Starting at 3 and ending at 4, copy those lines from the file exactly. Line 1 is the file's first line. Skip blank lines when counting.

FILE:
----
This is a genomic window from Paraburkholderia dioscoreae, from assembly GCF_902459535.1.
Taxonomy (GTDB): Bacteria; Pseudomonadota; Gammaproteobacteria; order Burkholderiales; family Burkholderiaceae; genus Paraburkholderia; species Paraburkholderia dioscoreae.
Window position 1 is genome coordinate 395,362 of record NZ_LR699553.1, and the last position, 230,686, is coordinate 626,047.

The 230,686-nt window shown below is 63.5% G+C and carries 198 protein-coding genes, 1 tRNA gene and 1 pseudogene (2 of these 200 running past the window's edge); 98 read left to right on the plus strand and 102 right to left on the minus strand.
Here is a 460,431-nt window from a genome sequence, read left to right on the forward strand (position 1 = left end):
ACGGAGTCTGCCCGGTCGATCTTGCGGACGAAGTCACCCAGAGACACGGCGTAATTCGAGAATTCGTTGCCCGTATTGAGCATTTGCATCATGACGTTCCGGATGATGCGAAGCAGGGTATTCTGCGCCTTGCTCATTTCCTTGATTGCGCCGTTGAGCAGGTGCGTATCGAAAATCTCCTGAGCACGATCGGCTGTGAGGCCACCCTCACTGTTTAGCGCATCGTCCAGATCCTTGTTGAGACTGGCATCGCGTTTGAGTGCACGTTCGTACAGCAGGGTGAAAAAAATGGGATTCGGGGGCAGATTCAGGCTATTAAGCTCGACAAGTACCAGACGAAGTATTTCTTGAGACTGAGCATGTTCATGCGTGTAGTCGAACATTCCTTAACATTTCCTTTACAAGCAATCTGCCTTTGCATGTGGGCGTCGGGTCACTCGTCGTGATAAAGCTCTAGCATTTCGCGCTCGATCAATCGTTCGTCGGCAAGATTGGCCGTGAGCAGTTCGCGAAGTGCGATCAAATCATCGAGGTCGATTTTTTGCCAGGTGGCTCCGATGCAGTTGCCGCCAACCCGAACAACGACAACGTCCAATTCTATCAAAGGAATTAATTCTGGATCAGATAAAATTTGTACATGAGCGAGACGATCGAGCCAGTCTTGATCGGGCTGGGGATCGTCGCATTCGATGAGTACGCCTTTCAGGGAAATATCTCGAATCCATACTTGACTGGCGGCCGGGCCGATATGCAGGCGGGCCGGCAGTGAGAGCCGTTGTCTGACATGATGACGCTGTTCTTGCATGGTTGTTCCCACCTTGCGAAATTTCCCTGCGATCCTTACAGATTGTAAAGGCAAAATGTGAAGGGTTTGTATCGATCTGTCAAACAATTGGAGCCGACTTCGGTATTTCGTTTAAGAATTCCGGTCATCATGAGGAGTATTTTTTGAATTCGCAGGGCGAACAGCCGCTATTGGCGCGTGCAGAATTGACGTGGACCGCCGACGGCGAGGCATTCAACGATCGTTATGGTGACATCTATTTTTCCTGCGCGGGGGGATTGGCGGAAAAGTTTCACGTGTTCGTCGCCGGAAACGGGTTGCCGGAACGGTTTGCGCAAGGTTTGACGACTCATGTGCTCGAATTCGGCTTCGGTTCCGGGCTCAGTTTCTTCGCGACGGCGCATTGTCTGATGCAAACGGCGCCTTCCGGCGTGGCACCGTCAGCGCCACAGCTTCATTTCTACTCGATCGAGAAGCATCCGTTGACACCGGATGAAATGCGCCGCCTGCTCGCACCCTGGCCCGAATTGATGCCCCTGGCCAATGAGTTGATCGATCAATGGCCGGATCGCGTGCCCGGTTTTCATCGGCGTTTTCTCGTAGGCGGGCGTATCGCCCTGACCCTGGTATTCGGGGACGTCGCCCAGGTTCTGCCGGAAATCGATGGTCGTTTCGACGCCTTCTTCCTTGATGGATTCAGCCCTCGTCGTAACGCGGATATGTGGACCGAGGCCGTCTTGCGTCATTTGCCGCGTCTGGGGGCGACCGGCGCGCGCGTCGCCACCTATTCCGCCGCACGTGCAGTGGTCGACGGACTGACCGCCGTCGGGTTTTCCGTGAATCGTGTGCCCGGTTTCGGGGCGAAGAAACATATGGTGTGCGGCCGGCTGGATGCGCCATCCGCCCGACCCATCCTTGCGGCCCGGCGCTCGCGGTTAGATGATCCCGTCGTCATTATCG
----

Window position 1 is genome coordinate 395,362 of record NZ_LR699553.1, and the last position, 230,686, is coordinate 626,047.

The 230,686-nt window shown below is 63.5% G+C and carries 198 protein-coding genes, 1 tRNA gene and 1 pseudogene (2 of these 200 running past the window's edge); 98 read left to right on the plus strand and 102 right to left on the minus strand.